2 min

Eighties gem

A slice of dysfunctional North American pie

Credit: Xtra files

Burn This, Lanford Wilson’s 1980s drama, resonates with gay themes in a subtle way that depends largely upon a complex discussion of gender. The original production, starring John Malkovich, was an exercise in fast paced, laugh-a-minute-cry-the-next theatrics. Malkovich wore a very convincing wig that was likened to Theda Bera’s Cleopatra by one reviewer. Last year Edward Norton took on the starring role off-Broadway. I suspect he was fabulous.

The play begins with the news that a gay dancer has died tragically. When his brother appears to remove his siblings’ belongings from the apartment he shared with an advertising queen and a straight choreographer, the audience notices similarities between brothers. Twenty years ago I was astounded by the possibility that my own brother and I could have anything in common physically. I mince. He swaggers. This play forced me, against my fey will, to recognize the slippage that occurs between genders. Ultimately, my very straight brother is a pansy, too. He just hides it better than I do.

Wilson’s dialogue uses references to cooking and clothing in order to make subtle gender connections, and depends upon a lead actor who can be abrasive, hostile, frightening and irresistible all at the same time. The Little Fish Co-op production, currently running at Tallulah’s Cabaret, succeeds beautifully. Patrick Garrow as Pale, the straight brother, dons a macho “accent” and bounces around the stage in a cocaine-induced, neurotic frenzy that is layered with fine emotional nuance.

James Greenwood as Larry consistently stops the show with well-paced one-liners. This may be the only problem with the play. Wilson created yet another gay drama that hinges upon death as the initial conflict and embroiders it with a somewhat shallow gay stereotype. Greenwood’s marvelous performance moves the laughable/lovable cliché beyond what could have descended into vacuous drivel.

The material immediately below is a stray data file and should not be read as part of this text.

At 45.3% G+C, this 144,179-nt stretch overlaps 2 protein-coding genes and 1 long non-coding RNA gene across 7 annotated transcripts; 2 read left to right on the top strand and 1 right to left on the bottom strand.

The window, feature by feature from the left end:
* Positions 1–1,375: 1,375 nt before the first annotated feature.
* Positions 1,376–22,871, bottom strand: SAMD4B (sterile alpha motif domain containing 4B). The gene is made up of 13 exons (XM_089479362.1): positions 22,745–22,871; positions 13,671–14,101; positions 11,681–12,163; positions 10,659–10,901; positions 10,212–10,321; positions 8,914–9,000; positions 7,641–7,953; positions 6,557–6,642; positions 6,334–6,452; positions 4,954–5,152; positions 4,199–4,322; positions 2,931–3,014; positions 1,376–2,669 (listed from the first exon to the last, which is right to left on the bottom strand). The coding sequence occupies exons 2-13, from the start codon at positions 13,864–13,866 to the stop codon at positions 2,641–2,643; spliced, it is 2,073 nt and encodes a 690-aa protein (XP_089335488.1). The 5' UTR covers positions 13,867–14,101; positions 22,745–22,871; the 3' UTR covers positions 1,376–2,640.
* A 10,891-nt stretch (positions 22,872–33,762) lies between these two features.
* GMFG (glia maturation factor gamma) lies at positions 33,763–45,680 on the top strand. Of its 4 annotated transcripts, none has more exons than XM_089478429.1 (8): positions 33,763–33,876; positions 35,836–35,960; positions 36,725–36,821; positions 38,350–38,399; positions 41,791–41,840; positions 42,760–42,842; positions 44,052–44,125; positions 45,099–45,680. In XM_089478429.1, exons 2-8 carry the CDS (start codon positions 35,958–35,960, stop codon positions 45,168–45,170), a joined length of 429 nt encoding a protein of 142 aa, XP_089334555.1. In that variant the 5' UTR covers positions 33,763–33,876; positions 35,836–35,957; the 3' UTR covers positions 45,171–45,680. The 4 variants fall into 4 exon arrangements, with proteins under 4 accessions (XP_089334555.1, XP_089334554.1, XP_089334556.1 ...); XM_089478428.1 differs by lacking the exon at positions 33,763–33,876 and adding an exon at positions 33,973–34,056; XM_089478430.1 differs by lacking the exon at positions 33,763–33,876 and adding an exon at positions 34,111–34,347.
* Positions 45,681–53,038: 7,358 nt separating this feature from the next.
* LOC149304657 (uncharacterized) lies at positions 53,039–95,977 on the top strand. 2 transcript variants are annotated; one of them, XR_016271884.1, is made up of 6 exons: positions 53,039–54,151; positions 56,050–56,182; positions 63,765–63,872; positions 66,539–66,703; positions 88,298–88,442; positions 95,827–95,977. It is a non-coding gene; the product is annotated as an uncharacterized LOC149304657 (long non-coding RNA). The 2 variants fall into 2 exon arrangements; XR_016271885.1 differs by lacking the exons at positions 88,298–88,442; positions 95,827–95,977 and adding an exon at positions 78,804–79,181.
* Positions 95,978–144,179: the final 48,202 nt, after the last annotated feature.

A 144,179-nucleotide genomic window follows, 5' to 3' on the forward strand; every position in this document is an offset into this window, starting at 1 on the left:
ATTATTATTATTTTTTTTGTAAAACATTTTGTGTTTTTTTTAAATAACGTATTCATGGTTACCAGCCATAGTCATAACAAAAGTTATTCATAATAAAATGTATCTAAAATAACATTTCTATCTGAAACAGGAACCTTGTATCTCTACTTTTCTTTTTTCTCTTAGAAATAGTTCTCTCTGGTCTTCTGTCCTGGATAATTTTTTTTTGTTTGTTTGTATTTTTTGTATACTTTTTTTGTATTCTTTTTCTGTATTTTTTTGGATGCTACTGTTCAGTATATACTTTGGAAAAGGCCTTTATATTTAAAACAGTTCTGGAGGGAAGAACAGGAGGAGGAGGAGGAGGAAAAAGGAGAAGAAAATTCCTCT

Kathryn Winslow as the straight dancer/choreographer delivers a very cool and sophisticated performance that dives into believable emotional depth adeptly and at a moment’s notice. And her outfits are divine. The original production sported leg warmers. But that was the ’80s. Neil Girvan gives a fine performance as Burton. His role makes for remarkably entertaining connections to “gayness” as his story intertwines with same-sex blowjobs and the identity of the dead brother’s cocaine-happy sibling.

Lighting, by Josh Schwebel, gives the piece an elegant, stylized quality that cuts the naturalism at just the right moments. Matthew Kutas (director) and Evan Tsitsias (co-director) have mastered a small platform stage that could have become restricting with less skilled blocking and performances.

This slice of the dysfunctional North American pie describes Canada as “cold, snowy and exhausting.” It asks the timeless question regarding prairie life: “What sustains these people?” Now I ask you? Who can resist such remarkable and poignant comedy? Not I.

* Burn This continues at Tallulah’s Cabaret (12 Alexander St) until Sun, Jun 15; call (416) 975-8555.